Artist: Knowz and Darkside
Title / Release Page: The Martian Chronicles
Release Date: 2014 Dec 01
License: CC BY-NC-ND
Media: MP3 / FLAC / OGG
Pricing: Name Your Price
Label: BandCamp / Dusted Wax Kingdom
Back in July, I was impressed with Darkside’s Unknown Sequence at a time when I felt that many of the of downtempo releases I was listening to were stale. When this release popped up on my radar recently, I know that I would have to listen to how Knowz and Darkside chronicle Martians.
Knowz and Darkside Chronicle Martians
So, let me start by saying, this is definitely not a continuation of the work Darkside did on Unknown Sequence. However, that isn’t a negative statement. Knowz and Darkside are are doing their own thing on this release, and it brings out some different qualities. They have produced a work that has the feeling of music from the 1950’s set in a modern form. A well felt tribute to the science fiction work it is titled after.
This release hearkens back to some of the early downtempo and trip-hop that turned me on to the genre in the first place. Beautifully sampled and looped instrumentals, layered over a chilled out beats with a heavy groove. The breaks flow smoothly and freely, providing variation to keep the tunes from becoming monotonous. The pieces are punctuated with little odd sounds that provide a counter point to the main groove of the tracks.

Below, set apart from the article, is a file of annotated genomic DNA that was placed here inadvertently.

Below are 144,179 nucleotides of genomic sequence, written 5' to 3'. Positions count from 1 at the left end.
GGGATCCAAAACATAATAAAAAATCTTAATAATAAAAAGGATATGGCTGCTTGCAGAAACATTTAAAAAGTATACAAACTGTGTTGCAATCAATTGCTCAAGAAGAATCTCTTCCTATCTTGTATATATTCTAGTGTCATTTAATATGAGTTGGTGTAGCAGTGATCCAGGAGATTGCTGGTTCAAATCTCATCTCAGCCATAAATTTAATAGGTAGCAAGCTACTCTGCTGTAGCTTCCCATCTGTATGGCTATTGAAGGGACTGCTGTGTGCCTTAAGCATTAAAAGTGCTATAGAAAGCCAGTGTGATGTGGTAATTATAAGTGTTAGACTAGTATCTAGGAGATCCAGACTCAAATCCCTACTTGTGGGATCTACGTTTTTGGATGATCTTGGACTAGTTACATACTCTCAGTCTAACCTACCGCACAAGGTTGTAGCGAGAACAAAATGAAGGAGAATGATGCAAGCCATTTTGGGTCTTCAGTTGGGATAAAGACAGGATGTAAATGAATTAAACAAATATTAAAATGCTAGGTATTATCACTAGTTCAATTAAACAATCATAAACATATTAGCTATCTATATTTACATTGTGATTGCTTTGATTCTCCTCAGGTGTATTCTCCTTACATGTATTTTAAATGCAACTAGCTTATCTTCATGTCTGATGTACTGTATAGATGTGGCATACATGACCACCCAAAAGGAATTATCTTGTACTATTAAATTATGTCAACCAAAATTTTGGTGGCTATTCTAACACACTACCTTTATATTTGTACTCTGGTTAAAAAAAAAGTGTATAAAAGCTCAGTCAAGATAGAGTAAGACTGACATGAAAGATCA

The whole thing has a very retro feeling to it. Worthy of The Martian Chronicles title, borrowed from the 1950’s Ray Bradbury short story collection, about the colonization of Mars by a group of people who have left earth before the onset of nuclear war. The stories center around the conflicts between the humans with the aboriginal Martians on Mars, the war on earth, and the aftermath of the war. This is a book that is considered by many to be one of the classic science fiction pulp novels (along with several other Bradbury novels.)
This isn’t the same type of work that Darkside produced on Unknown Sequence. This work is a tribute of the writing of Ray Bardbury. It borrows a lot of it’s feeling from music of the 1950’s. It’s a well produced body of work that is well structured and flows naturally. Definitely worth checking out.